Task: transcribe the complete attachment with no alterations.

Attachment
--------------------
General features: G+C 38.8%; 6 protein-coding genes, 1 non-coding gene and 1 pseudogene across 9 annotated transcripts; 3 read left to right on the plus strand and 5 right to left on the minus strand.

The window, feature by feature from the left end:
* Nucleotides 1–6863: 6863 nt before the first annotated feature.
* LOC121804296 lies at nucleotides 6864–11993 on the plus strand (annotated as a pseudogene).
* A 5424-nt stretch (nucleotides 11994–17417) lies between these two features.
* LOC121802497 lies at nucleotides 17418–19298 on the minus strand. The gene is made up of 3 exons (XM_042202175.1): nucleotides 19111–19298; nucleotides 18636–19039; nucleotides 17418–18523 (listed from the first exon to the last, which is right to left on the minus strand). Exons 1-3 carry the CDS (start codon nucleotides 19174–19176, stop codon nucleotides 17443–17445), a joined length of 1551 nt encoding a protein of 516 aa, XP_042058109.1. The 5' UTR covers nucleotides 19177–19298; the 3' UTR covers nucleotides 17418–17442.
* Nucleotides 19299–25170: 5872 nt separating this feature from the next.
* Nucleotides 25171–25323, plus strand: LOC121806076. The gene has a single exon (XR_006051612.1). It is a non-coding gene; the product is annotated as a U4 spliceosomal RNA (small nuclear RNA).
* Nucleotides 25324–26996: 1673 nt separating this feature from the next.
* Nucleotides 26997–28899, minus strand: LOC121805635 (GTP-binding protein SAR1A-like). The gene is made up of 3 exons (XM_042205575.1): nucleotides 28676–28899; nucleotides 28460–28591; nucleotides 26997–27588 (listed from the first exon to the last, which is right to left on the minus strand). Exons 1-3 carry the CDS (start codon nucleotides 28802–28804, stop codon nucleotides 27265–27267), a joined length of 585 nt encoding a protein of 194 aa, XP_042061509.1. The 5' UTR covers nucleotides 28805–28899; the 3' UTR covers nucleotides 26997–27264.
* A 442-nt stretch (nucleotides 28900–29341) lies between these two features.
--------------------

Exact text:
General features: G+C 38.8%; 6 protein-coding genes, 1 non-coding gene and 1 pseudogene across 9 annotated transcripts; 3 read left to right on the plus strand and 5 right to left on the minus strand.

The window, feature by feature from the left end:
* Nucleotides 1–6863: 6863 nt before the first annotated feature.
* LOC121804296 lies at nucleotides 6864–11993 on the plus strand (annotated as a pseudogene).
* A 5424-nt stretch (nucleotides 11994–17417) lies between these two features.
* LOC121802497 lies at nucleotides 17418–19298 on the minus strand. The gene is made up of 3 exons (XM_042202175.1): nucleotides 19111–19298; nucleotides 18636–19039; nucleotides 17418–18523 (listed from the first exon to the last, which is right to left on the minus strand). Exons 1-3 carry the CDS (start codon nucleotides 19174–19176, stop codon nucleotides 17443–17445), a joined length of 1551 nt encoding a protein of 516 aa, XP_042058109.1. The 5' UTR covers nucleotides 19177–19298; the 3' UTR covers nucleotides 17418–17442.
* Nucleotides 19299–25170: 5872 nt separating this feature from the next.
* Nucleotides 25171–25323, plus strand: LOC121806076. The gene has a single exon (XR_006051612.1). It is a non-coding gene; the product is annotated as a U4 spliceosomal RNA (small nuclear RNA).
* Nucleotides 25324–26996: 1673 nt separating this feature from the next.
* Nucleotides 26997–28899, minus strand: LOC121805635 (GTP-binding protein SAR1A-like). The gene is made up of 3 exons (XM_042205575.1): nucleotides 28676–28899; nucleotides 28460–28591; nucleotides 26997–27588 (listed from the first exon to the last, which is right to left on the minus strand). Exons 1-3 carry the CDS (start codon nucleotides 28802–28804, stop codon nucleotides 27265–27267), a joined length of 585 nt encoding a protein of 194 aa, XP_042061509.1. The 5' UTR covers nucleotides 28805–28899; the 3' UTR covers nucleotides 26997–27264.
* A 442-nt stretch (nucleotides 28900–29341) lies between these two features.